One big food and cooking trend that we’re keeping an eye on is the continued resurgence of old-fashioned recipes and methods. You may see this trend showing up in food magazines, which are emphasizing cooking techniques your grandmother would recognize (like roasting and slow cooking) or in your favorite restaurant (wood-fired breads and pizzas are hot).
Old-fashioned recipes have lots of appeal: They’re time-tested favorites. They don’t require fancy ingredients. These are easy recipes for uncomplicated dishes. From breakfast to dinner to dessert, here are a few of our favorite—healthier—versions of old-school comfort foods you’ll love.
You’ll remember this classic combination from childhood: grilled cheese and tomato soup. This soup is creamy and delicious without a bit of dairy. And the grilled cheese sandwiches feature whole-grain bread and added vegetables.
What’s more old-fashioned than apple pie? And this easy recipe is made with store-bought phyllo dough instead of high-fat pie crust, so it’s not only tasty, but it’s lower in fat. These individual hand pies are great for kids’ lunches.
Traditional meatloaf gets an update: Instead of dense-as-bricks slices, the meat mixture is formed into individual meatloaves for faster baking, a nicer presentation (and easy portion control). Photo courtesy of the author
While we’re on the subject, this slow-cooker meatloaf recipe involves a clever cooking technique, to make the meatloaf moist and tender. Set it to cook and forget it.
The sausage-and-egg casserole has been a family favorite for generations; Chef Meg’s recipe uses low-fat cheese, low-sodium pork sausage and whole-grain bread to make a more healthful breakfast casserole. This is also great for dinner.
This easy chocolate cake recipe gets mixed up in one bowl. The recipe dates back to the 1930s, and it’s just as good now as it was then. Perhaps your grandmother made a simple chocolate snack cake like this one. Photo courtesty of the author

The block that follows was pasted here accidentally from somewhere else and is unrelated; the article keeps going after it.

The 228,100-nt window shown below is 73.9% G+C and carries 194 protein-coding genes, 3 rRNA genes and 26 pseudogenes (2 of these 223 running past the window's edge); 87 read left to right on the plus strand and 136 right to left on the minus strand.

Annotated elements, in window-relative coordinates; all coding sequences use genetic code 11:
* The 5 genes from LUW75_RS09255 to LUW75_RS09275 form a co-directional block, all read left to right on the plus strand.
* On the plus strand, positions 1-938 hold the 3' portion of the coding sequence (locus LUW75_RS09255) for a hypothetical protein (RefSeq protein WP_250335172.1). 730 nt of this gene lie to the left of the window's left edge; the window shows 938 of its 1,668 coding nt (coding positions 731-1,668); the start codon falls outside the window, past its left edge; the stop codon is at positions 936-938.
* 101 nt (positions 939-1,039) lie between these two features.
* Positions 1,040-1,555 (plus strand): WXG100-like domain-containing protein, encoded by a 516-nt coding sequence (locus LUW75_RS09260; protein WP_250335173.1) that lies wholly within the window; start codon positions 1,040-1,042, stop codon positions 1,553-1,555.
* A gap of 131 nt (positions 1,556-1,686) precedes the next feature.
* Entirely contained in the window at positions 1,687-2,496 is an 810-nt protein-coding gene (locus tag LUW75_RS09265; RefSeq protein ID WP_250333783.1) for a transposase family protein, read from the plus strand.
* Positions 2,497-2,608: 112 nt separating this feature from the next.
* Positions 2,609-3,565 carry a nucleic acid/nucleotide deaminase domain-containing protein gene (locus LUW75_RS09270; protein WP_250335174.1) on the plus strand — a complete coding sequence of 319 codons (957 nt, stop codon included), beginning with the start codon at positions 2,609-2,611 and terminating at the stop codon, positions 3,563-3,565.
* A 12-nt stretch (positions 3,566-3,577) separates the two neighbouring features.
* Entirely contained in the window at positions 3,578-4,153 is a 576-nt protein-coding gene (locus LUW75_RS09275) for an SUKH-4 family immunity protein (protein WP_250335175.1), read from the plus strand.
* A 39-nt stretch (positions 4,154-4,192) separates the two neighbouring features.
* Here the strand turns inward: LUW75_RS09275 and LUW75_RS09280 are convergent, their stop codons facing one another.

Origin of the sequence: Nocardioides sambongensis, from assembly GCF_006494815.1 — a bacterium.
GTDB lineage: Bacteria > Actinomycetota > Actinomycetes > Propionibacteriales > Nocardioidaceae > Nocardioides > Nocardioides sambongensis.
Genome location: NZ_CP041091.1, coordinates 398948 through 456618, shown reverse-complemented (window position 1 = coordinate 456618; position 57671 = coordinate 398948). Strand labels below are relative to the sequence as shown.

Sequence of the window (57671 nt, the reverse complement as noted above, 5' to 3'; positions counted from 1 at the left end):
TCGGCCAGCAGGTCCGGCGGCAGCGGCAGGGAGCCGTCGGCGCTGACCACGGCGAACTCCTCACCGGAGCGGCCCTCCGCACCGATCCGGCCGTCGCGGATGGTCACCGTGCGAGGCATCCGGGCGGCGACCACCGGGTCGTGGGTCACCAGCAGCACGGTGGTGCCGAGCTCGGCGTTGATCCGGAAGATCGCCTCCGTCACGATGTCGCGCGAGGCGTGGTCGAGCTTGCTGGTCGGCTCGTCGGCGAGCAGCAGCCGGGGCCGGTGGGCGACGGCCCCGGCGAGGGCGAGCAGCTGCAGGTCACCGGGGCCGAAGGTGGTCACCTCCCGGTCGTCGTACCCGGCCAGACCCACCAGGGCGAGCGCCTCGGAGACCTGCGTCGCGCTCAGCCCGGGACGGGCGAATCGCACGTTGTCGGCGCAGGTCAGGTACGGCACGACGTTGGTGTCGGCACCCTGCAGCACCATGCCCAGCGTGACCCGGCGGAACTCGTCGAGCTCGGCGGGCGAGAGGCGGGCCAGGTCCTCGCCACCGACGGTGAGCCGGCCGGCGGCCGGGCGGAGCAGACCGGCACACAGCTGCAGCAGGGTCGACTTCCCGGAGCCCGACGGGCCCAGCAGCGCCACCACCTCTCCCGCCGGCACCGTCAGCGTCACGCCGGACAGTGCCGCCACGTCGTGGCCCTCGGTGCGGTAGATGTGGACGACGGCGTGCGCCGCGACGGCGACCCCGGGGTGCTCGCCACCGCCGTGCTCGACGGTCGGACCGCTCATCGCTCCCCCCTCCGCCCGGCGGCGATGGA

Homemade pot roast is another comfort classic; this “fix-it-and-forget-it” slow-cooker recipe is packed with vegetables and is only 350 calories per serving.
It’s hard to imagine a family gathering without deviled eggs, another retro dish that’s popular in trendy restaurants now. Chef Meg’s lower-fat deviled egg recipe is lightened up with fat-free mayo and a flavor-boosting secret ingredient.
Lighter Classic Cheesecake
Is it possible to lighten up cheesecake? Absolutely. This low-fat cheesecake recipe has a toasty graham cracker crust; low-fat Greek yogurt and low-fat milk help keep the calorie count down. Use a light sugar blend to reduce the calories in this cheesecake; top with fresh berries. Photo courtesy of the author
What is your favorite retro re-do recipe?
Bryn Mooth is extending her 20-year career in publishing as an independent journalist and copywriter. She shares seasonal recipes, kitchen techniques, healthy eating tips and food wisdom on her blog writes4food.com.
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